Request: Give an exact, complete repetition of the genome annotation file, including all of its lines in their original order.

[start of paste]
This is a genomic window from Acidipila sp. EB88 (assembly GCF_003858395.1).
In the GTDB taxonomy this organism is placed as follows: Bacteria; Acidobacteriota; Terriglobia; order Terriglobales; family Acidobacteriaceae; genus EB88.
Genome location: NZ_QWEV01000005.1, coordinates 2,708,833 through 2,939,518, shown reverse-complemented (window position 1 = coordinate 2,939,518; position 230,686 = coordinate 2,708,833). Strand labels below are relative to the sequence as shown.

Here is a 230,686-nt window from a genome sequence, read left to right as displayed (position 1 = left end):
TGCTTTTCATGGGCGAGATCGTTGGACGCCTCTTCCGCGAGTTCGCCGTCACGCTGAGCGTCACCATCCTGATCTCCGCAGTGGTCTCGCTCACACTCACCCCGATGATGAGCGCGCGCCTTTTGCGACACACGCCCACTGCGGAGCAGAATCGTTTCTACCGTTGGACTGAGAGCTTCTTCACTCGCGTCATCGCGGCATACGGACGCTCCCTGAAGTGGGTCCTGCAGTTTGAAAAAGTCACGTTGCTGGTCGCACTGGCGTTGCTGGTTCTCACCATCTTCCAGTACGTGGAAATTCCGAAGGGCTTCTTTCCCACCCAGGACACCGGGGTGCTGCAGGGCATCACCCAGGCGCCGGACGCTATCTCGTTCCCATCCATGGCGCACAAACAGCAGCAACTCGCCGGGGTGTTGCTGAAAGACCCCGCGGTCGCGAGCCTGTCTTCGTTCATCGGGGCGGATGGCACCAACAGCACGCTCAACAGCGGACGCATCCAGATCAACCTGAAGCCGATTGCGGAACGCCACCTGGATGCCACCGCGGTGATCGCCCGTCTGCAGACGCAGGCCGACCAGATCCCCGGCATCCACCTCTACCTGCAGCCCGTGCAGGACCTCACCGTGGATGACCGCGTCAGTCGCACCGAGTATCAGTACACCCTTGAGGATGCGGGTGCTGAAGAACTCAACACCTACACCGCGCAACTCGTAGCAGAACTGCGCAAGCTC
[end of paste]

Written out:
This is a genomic window from Acidipila sp. EB88 (assembly GCF_003858395.1).
In the GTDB taxonomy this organism is placed as follows: Bacteria; Acidobacteriota; Terriglobia; order Terriglobales; family Acidobacteriaceae; genus EB88.
Genome location: NZ_QWEV01000005.1, coordinates 2,708,833 through 2,939,518, shown reverse-complemented (window position 1 = coordinate 2,939,518; position 230,686 = coordinate 2,708,833). Strand labels below are relative to the sequence as shown.

Here is a 230,686-nt window from a genome sequence, read left to right as displayed (position 1 = left end):
TGCTTTTCATGGGCGAGATCGTTGGACGCCTCTTCCGCGAGTTCGCCGTCACGCTGAGCGTCACCATCCTGATCTCCGCAGTGGTCTCGCTCACACTCACCCCGATGATGAGCGCGCGCCTTTTGCGACACACGCCCACTGCGGAGCAGAATCGTTTCTACCGTTGGACTGAGAGCTTCTTCACTCGCGTCATCGCGGCATACGGACGCTCCCTGAAGTGGGTCCTGCAGTTTGAAAAAGTCACGTTGCTGGTCGCACTGGCGTTGCTGGTTCTCACCATCTTCCAGTACGTGGAAATTCCGAAGGGCTTCTTTCCCACCCAGGACACCGGGGTGCTGCAGGGCATCACCCAGGCGCCGGACGCTATCTCGTTCCCATCCATGGCGCACAAACAGCAGCAACTCGCCGGGGTGTTGCTGAAAGACCCCGCGGTCGCGAGCCTGTCTTCGTTCATCGGGGCGGATGGCACCAACAGCACGCTCAACAGCGGACGCATCCAGATCAACCTGAAGCCGATTGCGGAACGCCACCTGGATGCCACCGCGGTGATCGCCCGTCTGCAGACGCAGGCCGACCAGATCCCCGGCATCCACCTCTACCTGCAGCCCGTGCAGGACCTCACCGTGGATGACCGCGTCAGTCGCACCGAGTATCAGTACACCCTTGAGGATGCGGGTGCTGAAGAACTCAACACCTACACCGCGCAACTCGTAGCAGAACTGCGCAAGCTC